Access Regulation on NGA: A Financial Market-Led Solution to Bridge the Gap Between US and European Diverging Regulatory Approaches
Telecommunications Policy, 2010, 34, 287-298, DOI/10.1016/j.telpol.2009.12.004
Posted: 1 Nov 2018
Date Written: 2010
How to regulate wholesale access on next generation access (NGA) networks is probably the most pressing issue faced by European telecoms regulars today. The lack of actual competitive restraint from cable operators precludes the replication of US-like regulatory forbearance, as it might lead to the (re-) monopolization of broadband markets by telecoms incumbents, thus spoiling the celebrated achievements over the last decade, whereby competing operators have penetrated the market thanks to widespread access regulation over the DSL platform. However, as NGA networks are largely yet to be deployed, the threat of similar measures being extended is keeping incumbents from undertaking investments into NGA. This is particularly so given the perceived uncertainty about consumers’ willingness to pay for next-generation Internet access services, which raises deep reservations about the viability of the business case for NGA. Such a stalemate is exacerbated by the difficulty of envisaging practical solutions to reach a “new regulatory contract”, where conflicting interests are effectively balanced out for the benefit of the society overall. This article represents an attempt to address this vacuum. A “division of labor” between regulators and the market is proposed, in order to reflect distinctive capabilities in an incentive-compatible way. In particular, while regulators would be responsible for setting wholesale access terms, the market would be left to price the risk in NGA deployment through the functioning of a commodity option market.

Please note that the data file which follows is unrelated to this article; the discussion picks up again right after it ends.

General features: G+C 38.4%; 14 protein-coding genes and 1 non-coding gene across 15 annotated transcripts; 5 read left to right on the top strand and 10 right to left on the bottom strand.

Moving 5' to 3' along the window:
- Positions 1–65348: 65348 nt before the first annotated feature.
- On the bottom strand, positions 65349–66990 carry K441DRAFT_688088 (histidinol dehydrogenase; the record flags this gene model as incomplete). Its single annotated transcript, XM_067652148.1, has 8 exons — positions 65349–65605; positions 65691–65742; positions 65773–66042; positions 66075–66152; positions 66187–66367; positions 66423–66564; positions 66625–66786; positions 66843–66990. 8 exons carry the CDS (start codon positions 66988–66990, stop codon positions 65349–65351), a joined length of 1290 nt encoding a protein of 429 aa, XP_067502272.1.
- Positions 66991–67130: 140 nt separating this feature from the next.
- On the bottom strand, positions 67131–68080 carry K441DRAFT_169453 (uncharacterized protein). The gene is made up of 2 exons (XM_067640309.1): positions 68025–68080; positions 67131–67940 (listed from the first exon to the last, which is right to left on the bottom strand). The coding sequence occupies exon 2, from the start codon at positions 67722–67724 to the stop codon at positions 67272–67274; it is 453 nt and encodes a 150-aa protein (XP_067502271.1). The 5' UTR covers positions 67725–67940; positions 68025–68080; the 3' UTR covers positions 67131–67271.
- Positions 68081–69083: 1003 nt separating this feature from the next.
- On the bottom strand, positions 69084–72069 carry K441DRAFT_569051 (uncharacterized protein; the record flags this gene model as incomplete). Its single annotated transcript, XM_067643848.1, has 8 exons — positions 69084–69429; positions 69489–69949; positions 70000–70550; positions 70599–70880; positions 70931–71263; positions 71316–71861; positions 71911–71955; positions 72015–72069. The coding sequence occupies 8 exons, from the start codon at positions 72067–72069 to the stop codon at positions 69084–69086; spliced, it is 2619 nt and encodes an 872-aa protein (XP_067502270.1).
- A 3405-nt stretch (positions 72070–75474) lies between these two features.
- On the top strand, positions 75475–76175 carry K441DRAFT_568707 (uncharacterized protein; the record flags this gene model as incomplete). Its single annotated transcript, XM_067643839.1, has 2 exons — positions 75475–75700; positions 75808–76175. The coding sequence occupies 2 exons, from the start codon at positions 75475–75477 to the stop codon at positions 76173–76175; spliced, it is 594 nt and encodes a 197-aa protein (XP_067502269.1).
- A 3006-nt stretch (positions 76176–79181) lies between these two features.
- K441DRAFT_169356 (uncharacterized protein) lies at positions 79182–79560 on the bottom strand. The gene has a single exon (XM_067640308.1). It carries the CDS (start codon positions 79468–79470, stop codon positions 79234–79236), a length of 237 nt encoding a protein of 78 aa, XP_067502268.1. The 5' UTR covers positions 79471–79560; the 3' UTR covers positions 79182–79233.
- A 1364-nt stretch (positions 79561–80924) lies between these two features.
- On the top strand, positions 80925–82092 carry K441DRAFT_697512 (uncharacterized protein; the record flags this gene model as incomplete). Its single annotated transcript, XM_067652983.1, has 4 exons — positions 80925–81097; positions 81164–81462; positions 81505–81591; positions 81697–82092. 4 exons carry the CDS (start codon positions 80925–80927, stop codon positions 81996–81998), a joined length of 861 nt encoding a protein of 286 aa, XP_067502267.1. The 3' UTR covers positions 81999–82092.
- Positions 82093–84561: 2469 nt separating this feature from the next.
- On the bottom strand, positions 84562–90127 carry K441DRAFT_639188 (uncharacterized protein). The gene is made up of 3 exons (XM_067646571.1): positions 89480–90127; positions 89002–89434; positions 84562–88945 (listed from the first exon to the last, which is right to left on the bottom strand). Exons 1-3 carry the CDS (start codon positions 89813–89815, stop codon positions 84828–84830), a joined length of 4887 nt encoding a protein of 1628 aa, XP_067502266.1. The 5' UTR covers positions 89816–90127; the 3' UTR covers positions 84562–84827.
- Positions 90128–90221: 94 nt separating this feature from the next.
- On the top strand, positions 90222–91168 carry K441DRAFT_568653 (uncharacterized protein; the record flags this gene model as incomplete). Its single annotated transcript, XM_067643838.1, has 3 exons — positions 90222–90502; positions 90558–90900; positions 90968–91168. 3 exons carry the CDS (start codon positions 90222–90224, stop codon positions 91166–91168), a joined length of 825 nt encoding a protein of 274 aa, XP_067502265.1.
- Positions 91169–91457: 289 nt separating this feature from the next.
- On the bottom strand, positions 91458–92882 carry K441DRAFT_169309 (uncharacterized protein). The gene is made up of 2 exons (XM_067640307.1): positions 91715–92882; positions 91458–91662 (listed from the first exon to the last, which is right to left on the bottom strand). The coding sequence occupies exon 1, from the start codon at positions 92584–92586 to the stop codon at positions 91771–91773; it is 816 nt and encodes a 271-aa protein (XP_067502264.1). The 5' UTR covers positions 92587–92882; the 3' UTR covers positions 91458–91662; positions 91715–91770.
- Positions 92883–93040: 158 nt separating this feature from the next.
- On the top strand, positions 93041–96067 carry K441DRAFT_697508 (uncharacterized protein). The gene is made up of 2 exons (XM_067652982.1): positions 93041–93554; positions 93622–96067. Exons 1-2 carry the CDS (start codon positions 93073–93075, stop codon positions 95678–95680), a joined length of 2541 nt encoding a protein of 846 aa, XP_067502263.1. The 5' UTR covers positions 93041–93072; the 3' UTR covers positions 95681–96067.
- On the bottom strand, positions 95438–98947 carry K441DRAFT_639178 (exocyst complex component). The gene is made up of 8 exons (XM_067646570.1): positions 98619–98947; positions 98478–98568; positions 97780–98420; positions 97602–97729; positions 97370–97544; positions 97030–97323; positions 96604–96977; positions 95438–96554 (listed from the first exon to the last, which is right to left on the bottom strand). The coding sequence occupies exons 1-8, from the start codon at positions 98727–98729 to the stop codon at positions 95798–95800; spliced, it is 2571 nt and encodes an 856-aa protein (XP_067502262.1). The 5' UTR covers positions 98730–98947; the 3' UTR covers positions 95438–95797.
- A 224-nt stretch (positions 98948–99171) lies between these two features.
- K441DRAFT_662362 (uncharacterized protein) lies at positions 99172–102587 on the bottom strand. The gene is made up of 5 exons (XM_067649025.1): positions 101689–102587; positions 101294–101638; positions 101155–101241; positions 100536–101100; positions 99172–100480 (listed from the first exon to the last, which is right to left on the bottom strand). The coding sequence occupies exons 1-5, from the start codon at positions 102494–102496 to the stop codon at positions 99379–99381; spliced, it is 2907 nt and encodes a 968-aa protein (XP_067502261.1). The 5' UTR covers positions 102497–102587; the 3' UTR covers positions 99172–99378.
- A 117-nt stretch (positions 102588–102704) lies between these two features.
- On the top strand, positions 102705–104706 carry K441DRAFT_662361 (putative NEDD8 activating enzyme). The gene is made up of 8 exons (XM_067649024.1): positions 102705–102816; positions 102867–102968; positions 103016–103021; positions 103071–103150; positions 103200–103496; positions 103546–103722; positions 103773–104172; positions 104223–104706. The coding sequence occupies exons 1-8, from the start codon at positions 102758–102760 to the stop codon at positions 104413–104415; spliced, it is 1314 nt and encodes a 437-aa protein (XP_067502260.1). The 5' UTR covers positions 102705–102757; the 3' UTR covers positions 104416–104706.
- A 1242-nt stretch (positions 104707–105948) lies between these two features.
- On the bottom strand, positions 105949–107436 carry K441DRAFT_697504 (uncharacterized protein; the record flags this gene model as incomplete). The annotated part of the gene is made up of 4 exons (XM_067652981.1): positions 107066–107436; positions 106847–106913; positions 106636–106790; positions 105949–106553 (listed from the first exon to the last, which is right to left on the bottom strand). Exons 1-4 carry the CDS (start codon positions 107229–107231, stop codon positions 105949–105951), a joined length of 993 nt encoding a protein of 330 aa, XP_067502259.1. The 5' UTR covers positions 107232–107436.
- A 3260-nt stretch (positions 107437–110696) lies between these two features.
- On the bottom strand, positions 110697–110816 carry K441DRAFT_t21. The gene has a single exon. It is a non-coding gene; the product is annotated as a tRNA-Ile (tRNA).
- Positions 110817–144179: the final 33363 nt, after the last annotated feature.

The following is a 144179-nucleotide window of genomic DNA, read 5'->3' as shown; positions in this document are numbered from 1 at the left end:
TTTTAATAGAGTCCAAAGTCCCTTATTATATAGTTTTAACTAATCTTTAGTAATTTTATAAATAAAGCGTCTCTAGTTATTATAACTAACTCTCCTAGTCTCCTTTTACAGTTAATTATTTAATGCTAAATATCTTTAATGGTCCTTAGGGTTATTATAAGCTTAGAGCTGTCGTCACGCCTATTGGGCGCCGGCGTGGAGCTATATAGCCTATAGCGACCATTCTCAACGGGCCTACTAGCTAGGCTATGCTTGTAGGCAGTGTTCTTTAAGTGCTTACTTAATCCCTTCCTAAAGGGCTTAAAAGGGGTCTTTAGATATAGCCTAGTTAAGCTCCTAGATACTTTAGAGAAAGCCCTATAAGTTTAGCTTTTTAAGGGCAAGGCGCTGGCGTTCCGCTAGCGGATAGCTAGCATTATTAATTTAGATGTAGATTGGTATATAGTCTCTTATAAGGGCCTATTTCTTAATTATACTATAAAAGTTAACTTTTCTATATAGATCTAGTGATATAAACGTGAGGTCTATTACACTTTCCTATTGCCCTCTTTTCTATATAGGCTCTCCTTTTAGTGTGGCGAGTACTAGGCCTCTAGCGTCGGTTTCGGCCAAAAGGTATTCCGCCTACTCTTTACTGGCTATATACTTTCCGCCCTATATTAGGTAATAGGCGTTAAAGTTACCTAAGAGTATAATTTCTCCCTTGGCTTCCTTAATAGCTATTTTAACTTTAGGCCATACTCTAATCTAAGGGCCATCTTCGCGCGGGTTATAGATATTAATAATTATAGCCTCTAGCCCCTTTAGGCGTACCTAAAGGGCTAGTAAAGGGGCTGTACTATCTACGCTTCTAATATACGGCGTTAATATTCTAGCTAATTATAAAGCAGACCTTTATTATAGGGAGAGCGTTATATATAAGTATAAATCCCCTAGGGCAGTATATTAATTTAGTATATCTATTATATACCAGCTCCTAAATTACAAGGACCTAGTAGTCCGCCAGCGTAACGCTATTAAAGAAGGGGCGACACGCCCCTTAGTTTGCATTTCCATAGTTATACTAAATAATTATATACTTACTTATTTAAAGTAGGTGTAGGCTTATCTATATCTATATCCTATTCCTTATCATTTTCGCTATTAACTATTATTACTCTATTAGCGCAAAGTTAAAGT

Keywords: Next Generation Networks, Access Regulation, Option Markets, Auction, Regulatory Forbearance
JEL Classification: L43, L52, L96
Suggested Citation: Suggested Citation